City housing information is now available to neighborhood associations that take the time to seek it out. But with information scattered among departments, the process can be daunting.
A new comprehensive database called the Minneapolis Neighborhood Information System, being developed at the University’s Center for Urban and Regional Affairs, is expected to make analyzing housing information and planning for neighborhood projects easier.
The U.S. Department of Commerce National Telecommunications and Information Administration awarded the project a $500,000 grant earlier this month.
The system is a joint venture with CURA, the city of Minneapolis and the Neighborhood Revitalization Program. Kris Nelson, CURA program director, said the database will collect information on housing value, housing conditions, ownership records and code violations. That information will then be used to plan projects and allocate money, he said.
Nelson said one reason he is excited about the database is that it will cut in half the time it
previously took to gather and analyze that data.
“It’s the most fully integrated model in the country,” he said.
In addition to helping neighborhood associations, the system will also aid those looking to buy property in the neighborhood, he said.
“(Potential buyers) would be more informed about the housing in the neighborhood,” Nelson said.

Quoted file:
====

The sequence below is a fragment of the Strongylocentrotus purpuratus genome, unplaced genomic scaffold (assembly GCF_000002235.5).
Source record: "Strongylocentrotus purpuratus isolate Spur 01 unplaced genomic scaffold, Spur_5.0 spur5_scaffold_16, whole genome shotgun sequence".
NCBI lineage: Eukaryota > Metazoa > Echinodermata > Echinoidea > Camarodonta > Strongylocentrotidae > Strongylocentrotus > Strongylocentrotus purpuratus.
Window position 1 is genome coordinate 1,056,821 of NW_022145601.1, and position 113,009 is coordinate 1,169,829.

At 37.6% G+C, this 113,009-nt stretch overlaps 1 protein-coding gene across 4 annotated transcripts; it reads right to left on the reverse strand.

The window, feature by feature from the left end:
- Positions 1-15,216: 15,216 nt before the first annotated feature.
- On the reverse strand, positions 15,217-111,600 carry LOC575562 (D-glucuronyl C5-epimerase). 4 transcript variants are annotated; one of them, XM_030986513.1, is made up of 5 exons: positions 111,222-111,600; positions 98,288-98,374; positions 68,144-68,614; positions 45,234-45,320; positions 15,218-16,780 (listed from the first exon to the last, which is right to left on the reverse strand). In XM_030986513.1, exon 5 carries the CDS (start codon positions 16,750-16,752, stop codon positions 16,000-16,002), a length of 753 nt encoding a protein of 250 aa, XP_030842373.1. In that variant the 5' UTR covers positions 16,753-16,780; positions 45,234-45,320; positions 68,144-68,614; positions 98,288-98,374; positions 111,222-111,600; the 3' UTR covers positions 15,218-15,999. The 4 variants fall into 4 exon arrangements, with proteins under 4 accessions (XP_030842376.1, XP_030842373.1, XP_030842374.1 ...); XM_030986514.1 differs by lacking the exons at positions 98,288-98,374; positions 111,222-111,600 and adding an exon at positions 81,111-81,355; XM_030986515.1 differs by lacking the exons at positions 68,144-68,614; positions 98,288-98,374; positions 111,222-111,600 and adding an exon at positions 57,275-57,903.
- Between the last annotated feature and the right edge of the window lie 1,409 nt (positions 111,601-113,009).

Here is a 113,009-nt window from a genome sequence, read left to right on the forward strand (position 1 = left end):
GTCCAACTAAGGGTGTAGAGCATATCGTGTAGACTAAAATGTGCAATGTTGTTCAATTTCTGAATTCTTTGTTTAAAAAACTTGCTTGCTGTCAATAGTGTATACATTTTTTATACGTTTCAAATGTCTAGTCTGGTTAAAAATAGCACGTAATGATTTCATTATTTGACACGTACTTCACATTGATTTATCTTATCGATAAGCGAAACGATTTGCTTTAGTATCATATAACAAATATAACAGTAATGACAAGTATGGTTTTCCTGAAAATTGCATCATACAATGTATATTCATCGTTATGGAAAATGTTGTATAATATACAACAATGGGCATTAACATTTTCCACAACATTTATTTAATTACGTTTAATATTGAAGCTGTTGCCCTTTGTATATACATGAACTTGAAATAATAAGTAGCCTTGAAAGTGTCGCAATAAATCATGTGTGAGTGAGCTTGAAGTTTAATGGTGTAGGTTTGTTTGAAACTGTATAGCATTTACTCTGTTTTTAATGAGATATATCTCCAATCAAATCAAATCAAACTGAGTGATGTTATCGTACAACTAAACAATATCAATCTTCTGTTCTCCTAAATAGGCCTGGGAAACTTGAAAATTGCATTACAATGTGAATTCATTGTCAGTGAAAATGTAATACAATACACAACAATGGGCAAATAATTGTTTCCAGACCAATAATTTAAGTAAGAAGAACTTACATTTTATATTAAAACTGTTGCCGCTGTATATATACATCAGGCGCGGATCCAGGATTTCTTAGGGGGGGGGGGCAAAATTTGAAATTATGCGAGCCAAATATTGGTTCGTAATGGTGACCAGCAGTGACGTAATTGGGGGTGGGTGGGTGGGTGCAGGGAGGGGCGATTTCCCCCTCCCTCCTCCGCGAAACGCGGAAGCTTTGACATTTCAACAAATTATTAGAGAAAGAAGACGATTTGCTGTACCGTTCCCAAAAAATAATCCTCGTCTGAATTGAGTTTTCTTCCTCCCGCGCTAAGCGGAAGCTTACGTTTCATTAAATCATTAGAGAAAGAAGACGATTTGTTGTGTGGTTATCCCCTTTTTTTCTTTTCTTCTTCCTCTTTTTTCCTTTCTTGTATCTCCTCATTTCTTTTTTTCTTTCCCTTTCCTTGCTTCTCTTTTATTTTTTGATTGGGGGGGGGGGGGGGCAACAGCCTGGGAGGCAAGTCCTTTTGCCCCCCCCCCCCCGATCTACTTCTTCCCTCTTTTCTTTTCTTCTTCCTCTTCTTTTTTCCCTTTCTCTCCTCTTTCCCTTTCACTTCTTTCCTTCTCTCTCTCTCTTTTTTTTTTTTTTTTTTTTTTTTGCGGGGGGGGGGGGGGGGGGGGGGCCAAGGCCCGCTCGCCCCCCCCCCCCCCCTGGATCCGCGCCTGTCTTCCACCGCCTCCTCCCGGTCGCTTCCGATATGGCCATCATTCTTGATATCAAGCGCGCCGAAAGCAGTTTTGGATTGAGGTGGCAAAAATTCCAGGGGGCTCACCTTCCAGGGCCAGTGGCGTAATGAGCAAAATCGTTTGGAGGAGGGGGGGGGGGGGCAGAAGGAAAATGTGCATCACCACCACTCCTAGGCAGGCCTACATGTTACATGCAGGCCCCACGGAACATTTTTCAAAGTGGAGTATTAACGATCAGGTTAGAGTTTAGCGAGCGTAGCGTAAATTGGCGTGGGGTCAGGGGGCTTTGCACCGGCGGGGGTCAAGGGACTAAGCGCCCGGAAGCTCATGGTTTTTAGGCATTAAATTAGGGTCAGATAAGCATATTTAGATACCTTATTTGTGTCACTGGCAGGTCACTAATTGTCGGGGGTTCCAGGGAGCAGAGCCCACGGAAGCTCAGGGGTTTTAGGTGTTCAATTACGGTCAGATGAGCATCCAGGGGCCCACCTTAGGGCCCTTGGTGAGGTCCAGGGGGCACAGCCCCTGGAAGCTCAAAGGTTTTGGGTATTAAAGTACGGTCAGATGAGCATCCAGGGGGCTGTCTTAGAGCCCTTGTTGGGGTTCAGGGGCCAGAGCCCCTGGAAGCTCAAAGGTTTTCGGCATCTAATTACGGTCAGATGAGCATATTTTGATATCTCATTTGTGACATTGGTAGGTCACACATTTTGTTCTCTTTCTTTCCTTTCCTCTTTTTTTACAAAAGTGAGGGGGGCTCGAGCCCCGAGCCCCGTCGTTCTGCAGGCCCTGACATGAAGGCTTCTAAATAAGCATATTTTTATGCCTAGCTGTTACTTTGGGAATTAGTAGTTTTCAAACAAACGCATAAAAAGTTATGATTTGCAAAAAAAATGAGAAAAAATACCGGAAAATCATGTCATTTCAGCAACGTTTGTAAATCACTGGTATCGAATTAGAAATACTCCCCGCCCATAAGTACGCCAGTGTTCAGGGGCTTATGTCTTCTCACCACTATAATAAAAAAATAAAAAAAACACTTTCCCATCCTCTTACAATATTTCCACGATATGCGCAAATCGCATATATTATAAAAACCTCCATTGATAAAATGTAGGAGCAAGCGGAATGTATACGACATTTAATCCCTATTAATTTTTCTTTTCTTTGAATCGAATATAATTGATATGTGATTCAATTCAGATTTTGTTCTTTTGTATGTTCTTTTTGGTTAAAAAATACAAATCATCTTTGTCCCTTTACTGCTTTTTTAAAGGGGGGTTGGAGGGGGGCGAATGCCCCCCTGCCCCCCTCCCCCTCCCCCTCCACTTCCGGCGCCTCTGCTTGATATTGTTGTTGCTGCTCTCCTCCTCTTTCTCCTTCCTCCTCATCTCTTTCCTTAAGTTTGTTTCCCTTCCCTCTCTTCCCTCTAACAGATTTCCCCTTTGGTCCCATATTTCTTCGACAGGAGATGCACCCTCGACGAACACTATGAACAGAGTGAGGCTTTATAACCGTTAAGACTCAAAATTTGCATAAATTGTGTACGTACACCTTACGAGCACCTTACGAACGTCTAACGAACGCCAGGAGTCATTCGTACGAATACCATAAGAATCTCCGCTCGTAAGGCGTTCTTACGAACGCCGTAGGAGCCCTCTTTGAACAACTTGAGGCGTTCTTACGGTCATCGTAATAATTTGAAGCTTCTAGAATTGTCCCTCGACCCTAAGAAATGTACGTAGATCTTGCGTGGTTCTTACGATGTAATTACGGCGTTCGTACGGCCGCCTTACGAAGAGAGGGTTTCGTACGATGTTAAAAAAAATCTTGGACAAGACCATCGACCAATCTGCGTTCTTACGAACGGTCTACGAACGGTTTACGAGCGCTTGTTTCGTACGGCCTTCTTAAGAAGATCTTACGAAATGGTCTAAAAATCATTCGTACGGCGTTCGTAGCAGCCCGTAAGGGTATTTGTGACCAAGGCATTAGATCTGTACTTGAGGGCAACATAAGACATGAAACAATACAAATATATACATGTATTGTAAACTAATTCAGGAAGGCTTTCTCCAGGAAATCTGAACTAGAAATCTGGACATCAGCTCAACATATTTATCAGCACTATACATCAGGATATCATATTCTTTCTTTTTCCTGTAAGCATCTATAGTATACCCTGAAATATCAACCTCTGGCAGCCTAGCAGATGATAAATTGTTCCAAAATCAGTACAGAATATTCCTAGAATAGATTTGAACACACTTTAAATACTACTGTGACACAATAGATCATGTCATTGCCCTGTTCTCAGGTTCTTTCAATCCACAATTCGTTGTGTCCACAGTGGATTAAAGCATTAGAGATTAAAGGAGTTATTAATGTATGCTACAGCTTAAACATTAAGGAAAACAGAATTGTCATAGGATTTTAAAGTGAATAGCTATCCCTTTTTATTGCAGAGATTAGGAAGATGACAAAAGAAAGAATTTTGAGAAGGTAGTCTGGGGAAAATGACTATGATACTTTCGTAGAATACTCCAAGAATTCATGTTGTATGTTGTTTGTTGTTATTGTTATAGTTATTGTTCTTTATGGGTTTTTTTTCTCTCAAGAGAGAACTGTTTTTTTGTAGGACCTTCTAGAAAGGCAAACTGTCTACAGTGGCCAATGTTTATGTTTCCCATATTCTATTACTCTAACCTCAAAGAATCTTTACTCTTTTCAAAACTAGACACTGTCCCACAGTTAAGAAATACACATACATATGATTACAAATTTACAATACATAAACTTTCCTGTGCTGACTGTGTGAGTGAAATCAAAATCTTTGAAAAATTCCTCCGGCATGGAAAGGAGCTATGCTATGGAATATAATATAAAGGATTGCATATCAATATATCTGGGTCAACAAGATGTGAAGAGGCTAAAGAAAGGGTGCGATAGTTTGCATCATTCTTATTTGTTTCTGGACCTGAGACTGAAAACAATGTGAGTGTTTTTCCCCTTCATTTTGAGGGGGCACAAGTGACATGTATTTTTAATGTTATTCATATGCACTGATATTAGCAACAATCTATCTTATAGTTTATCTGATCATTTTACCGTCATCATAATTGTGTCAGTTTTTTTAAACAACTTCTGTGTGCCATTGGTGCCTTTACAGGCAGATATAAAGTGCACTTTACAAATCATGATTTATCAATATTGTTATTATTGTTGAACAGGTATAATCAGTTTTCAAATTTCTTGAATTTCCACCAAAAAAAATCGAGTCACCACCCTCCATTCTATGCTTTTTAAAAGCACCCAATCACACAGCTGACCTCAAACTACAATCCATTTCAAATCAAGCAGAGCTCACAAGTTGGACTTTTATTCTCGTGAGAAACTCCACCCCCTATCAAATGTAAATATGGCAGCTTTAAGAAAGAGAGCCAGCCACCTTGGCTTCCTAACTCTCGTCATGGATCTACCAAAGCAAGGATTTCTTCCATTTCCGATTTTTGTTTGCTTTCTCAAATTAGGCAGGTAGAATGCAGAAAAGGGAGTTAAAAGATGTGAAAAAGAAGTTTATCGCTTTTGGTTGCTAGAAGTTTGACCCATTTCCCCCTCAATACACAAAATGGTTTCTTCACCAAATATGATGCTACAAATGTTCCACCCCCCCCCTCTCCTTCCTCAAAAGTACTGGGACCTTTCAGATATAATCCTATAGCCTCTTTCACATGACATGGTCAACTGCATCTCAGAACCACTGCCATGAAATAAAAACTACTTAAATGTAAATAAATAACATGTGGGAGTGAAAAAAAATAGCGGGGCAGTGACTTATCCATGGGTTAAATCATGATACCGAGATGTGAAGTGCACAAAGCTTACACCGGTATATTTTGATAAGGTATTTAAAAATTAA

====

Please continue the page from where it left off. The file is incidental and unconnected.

Clyde Ensslin, director of communications for NTIA, said experts selected grant recipients through a process of peer review.
He said the 74 organizations that received the Technology Opportunity Program grants were judged on their likelihood of success at innovative technology use.
Ensslin also said many TOP recipients were chosen because their programs could be applied to more than one city.
Sarah Moffitt, Minneapolis city planner and grant writer for the MNIS project, said a specialized component of the system probably helped to get the grant, for which the groups had applied twice previously.
That component is a database tool kit that will be used for neighborhood associations to individualize the system for their area.
NRP director Bob Miller said MNIS will keep track of non-visible or physical problems affecting the neighborhood, its housing and its property.
Information such as which houses typically don’t pay taxes, water or sewage bills will help to prevent problems, Miller said. It will alert neighborhood associations that can offer assistance.
The system will “keep properties from getting to the point of deterioration, where they’re no longer salvageable,” he said.
Miller said he hopes once the system is established in a few neighborhood associations, others will want to utilize it.
Robyn Repya covers East Bank neighborhoods and welcomes comments at [email protected]